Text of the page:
The only way I have found that works (and I have only tried on Ubuntu) is with the
First you have to identify the device number for the mouse you want to change:
# xinput list
â¡ Virtual core pointer id=2 [master pointer (3)]
â â³ Virtual core XTEST pointer id=4 [slave pointer (2)]
â â³ Microsoft Microsoft 5-Button Mouse with IntelliEye(TM) id=10 [slave pointer (2)]
â£ Virtual core keyboard id=3 [master keyboard (2)]
â³ Virtual core XTEST keyboard id=5 [slave keyboard (3)]
â³ Power Button id=6 [slave keyboard (3)]
â³ Power Button id=7 [slave keyboard (3)]
â³ CHICONY USB Keyboard id=8 [slave keyboard (3)]
â³ CHICONY USB Keyboard id=9 [slave keyboard (3)]
â³ IR-receiver inside an USB DVB receiver id=11 [slave keyboard (3)]
Now, in this example I will be playing with my Microsoft mouse. id=10
Now let's see what properties this device can handle:
# xinput list-props 10
Device 'Microsoft Microsoft 5-Button Mouse with IntelliEye(TM)':
... cruft cut ...
Device Accel Profile (259): 3
... cruft cut ...
This value is how the driver handles the acceleration:
-1: none no velocity-dependent pointer acceleration or deceleration. If constant deceleration is also unused, motion processing is suppressed, saving some cycles.
0: classic (the default) similar to old behaviour, but more predictable. Selects between 'polynomial' and 'simple' based on threshold =/!= 0.
1: device-dependent available if the hardware driver installs it. May be coming for synaptics.
2: polynomial Scales polynomial: velocity serves as the coefficient, acceleration being the exponent. Very useable, the recommended profile.
3: smooth linear scales mostly linear, but with a smooth (non-linear) start.
4: simple Transitions between accelerated/unaccelerated, but with a smooth transition range. This has the fundamental problem of accelerating on two niveaus, on which acceleration stays independent of velocity. Traditionally the default however.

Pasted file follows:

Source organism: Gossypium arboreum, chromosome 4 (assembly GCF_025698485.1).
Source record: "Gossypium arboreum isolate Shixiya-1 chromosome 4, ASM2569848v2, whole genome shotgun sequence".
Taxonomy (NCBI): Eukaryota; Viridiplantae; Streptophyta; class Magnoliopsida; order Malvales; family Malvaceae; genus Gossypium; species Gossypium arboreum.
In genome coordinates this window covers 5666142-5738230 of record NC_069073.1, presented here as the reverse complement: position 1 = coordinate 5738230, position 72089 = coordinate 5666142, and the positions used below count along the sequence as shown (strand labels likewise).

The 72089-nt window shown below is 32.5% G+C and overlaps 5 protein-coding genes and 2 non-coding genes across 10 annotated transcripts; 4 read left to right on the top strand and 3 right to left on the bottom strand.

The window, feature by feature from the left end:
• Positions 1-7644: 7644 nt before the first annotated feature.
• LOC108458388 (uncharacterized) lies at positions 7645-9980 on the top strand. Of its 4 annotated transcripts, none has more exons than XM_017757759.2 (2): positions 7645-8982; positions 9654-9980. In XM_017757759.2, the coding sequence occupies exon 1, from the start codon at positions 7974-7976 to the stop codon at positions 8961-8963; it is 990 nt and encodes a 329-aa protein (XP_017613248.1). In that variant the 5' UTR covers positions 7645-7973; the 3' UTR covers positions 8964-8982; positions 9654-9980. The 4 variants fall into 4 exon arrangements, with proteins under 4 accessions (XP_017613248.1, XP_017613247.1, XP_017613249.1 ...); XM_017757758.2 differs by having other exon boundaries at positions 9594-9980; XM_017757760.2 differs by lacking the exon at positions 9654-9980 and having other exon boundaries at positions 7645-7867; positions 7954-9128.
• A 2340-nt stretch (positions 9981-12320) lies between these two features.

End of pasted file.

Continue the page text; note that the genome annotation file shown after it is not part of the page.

5: power accelerates by a power function. velocity is the exponent here. Adheres to threshold. Will easily get hard to control, so it is important you have properly tuned your velocity estimation.
6: linear just linear to velocity and acceleration. Simple and clean.
7: limited smoothly ascends to acceleration, maxing out at threshold, where it becomes flat (is limited).
So from that we can see that if we set this property to -1 it will disable acceleration completely.
$ xinput set-prop 10 259 -1
So now we have no acceleration, but is that what we want? The mouse is a bit slow now. Sadly that's how it is. With acceleration disabled you get a 1:1 relationship between the mouse and the display. You move the mouse left one dot and the mouse pointer moves one pixel left. If there were a way to multiply the input movement (say by 2) then every other pixel on each axis would be inacessible to the mouse. That would make accurate positioning of the mouse pretty difficult. The 'sensitivity' setting in some GUI mouse control panels actually does the opposite of what you would expect - the most sensitive is a 1:1 ratio - it's the acceleration which makes it seem so much faster.
So you want faster movement, but you don't want acceleration. The only way you can do that is in hardware. Basically, you will need to buy a more sensitive mouse. Look for one with a higher DPI (Dots Per Inch - yes, just like a printer). I find my old Microsoft IntelliEye is sensitive enough with acceleration disabled to be useable.
Or maybe your mouse is just too sensitive? Even with acceleration disabled it's too fast for your liking? Well, that's where the
Device Accel Constant Deceleration (260): 1.0000
setting comes in. This is a constant deceleration (or desinsitizing) ratio. By default it's 1:1 but will take any number (even fractions) above that. To get a slight slowdown of the mouse:
$ xinput set-prop 10 260 1.2
Or a massive slowdown for really delicate work:
$ xinput set-prop 10 260 10
Or return it to normal:
$ xinput set-prop 10 260 1
This works even when the acceleration profile is set to -1 (Disabled).